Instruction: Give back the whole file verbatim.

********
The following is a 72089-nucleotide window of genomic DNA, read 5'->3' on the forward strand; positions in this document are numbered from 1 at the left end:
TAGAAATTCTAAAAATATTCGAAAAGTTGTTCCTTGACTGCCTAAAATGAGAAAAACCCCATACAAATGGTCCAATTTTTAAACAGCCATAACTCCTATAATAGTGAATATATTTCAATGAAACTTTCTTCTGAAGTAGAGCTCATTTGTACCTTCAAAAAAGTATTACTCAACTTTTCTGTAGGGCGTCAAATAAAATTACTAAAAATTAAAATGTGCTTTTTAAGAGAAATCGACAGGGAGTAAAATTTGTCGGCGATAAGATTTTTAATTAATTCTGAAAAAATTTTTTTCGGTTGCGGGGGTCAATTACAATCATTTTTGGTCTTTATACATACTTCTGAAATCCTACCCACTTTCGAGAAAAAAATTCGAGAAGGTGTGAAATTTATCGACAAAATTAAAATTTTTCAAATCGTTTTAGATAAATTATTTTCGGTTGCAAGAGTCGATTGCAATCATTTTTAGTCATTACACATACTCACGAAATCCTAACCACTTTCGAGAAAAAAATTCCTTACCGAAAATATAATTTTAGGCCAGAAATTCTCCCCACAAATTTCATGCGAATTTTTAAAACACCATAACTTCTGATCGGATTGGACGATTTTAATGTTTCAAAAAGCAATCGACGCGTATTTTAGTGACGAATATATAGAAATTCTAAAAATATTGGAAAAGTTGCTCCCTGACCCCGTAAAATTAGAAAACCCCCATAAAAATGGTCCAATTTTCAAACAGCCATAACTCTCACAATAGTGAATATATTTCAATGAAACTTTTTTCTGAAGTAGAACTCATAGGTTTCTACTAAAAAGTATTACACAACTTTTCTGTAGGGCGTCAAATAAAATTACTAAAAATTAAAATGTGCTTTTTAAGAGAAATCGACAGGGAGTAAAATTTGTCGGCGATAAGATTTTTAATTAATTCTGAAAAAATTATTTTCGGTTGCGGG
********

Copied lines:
The following is a 72089-nucleotide window of genomic DNA, read 5'->3' on the forward strand; positions in this document are numbered from 1 at the left end:
TAGAAATTCTAAAAATATTCGAAAAGTTGTTCCTTGACTGCCTAAAATGAGAAAAACCCCATACAAATGGTCCAATTTTTAAACAGCCATAACTCCTATAATAGTGAATATATTTCAATGAAACTTTCTTCTGAAGTAGAGCTCATTTGTACCTTCAAAAAAGTATTACTCAACTTTTCTGTAGGGCGTCAAATAAAATTACTAAAAATTAAAATGTGCTTTTTAAGAGAAATCGACAGGGAGTAAAATTTGTCGGCGATAAGATTTTTAATTAATTCTGAAAAAATTTTTTTCGGTTGCGGGGGTCAATTACAATCATTTTTGGTCTTTATACATACTTCTGAAATCCTACCCACTTTCGAGAAAAAAATTCGAGAAGGTGTGAAATTTATCGACAAAATTAAAATTTTTCAAATCGTTTTAGATAAATTATTTTCGGTTGCAAGAGTCGATTGCAATCATTTTTAGTCATTACACATACTCACGAAATCCTAACCACTTTCGAGAAAAAAATTCCTTACCGAAAATATAATTTTAGGCCAGAAATTCTCCCCACAAATTTCATGCGAATTTTTAAAACACCATAACTTCTGATCGGATTGGACGATTTTAATGTTTCAAAAAGCAATCGACGCGTATTTTAGTGACGAATATATAGAAATTCTAAAAATATTGGAAAAGTTGCTCCCTGACCCCGTAAAATTAGAAAACCCCCATAAAAATGGTCCAATTTTCAAACAGCCATAACTCTCACAATAGTGAATATATTTCAATGAAACTTTTTTCTGAAGTAGAACTCATAGGTTTCTACTAAAAAGTATTACACAACTTTTCTGTAGGGCGTCAAATAAAATTACTAAAAATTAAAATGTGCTTTTTAAGAGAAATCGACAGGGAGTAAAATTTGTCGGCGATAAGATTTTTAATTAATTCTGAAAAAATTATTTTCGGTTGCGGG